Drug-induced orthostatic hypotension (OH) is a common side effect of heterocyclic and MAOI antidepressant medications. It usually does not respond to conservative treatment and drug treatments with mineralocorticoids or central dopaminergic antagonists such as metoclopramide have significant long-term side effects that limit their use. Domperidone, a peripherally acting dopaminergic antagonist with few side effects, has been used in a number of small clinical trials to treat OH of various etiologies. We reviewed 9 studies of domperidone in the treatment of OH. Although limited by small sample sizes and poor design, these studies generally showed successful treatment of OH by domperidone. Further controlled studies of domperidone for antidepressant induced OH in relevant patient samples are warranted.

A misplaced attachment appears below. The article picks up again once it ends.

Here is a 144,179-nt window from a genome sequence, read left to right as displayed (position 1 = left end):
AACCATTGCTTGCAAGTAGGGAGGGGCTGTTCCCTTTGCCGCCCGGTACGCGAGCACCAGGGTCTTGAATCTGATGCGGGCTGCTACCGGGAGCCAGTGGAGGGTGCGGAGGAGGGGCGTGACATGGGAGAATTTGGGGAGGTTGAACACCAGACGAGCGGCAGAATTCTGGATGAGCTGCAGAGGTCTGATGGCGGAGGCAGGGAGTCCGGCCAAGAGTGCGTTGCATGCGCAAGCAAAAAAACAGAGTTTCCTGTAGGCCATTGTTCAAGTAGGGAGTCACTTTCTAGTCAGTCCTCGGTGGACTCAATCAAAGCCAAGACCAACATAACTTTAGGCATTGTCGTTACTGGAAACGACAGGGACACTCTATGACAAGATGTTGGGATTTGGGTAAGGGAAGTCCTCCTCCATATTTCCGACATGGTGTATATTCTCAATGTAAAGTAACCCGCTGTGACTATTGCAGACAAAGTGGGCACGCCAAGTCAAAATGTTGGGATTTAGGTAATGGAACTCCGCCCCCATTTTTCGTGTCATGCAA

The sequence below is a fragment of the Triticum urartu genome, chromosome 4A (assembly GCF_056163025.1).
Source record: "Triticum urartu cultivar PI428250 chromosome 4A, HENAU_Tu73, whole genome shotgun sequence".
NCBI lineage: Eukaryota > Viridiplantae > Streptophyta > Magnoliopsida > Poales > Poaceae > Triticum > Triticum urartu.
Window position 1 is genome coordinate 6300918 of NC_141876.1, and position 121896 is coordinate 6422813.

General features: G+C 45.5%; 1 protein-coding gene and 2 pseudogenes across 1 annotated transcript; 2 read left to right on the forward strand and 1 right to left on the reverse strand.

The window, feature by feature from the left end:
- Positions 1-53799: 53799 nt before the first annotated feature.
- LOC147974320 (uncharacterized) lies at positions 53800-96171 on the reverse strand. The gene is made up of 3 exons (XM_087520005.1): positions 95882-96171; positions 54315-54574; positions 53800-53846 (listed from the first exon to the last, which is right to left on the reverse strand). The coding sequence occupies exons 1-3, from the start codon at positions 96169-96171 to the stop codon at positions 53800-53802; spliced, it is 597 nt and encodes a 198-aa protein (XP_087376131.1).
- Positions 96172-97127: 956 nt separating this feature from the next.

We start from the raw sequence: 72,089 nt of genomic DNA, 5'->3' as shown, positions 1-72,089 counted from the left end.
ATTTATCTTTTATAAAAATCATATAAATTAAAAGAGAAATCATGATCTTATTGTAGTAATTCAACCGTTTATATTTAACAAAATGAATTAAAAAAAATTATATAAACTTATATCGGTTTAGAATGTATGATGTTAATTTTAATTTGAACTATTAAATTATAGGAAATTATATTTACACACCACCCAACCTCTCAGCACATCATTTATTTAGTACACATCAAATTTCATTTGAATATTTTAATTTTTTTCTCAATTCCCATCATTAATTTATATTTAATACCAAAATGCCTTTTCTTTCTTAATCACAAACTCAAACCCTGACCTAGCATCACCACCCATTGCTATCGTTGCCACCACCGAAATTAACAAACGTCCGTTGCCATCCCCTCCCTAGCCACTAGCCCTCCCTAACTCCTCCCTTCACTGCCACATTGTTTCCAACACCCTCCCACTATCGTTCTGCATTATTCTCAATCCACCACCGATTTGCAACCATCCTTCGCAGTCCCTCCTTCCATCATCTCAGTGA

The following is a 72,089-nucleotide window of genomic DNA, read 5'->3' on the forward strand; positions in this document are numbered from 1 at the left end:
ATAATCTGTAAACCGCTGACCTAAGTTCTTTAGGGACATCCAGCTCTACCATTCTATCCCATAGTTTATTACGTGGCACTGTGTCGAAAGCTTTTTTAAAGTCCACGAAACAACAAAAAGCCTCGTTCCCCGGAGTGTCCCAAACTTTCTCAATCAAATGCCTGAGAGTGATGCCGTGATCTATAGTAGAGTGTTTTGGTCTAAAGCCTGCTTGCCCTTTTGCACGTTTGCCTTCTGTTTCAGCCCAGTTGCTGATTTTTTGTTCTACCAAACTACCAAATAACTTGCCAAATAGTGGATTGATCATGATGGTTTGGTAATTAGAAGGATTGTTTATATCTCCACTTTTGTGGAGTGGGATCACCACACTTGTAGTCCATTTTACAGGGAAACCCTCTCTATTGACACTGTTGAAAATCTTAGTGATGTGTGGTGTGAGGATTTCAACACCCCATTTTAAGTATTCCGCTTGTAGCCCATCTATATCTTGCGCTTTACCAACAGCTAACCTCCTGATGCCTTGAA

McDonald, M.D., Daniel E. and Lam, M.D., F.R.C.P.(C), Raymond W.
"Domperidone for Drug-Induced Orthostatic Hypotension-A Review,"
Jefferson Journal of Psychiatry:
1, Article 5.
Available at: http://jdc.jefferson.edu/jeffjpsychiatry/vol10/iss1/5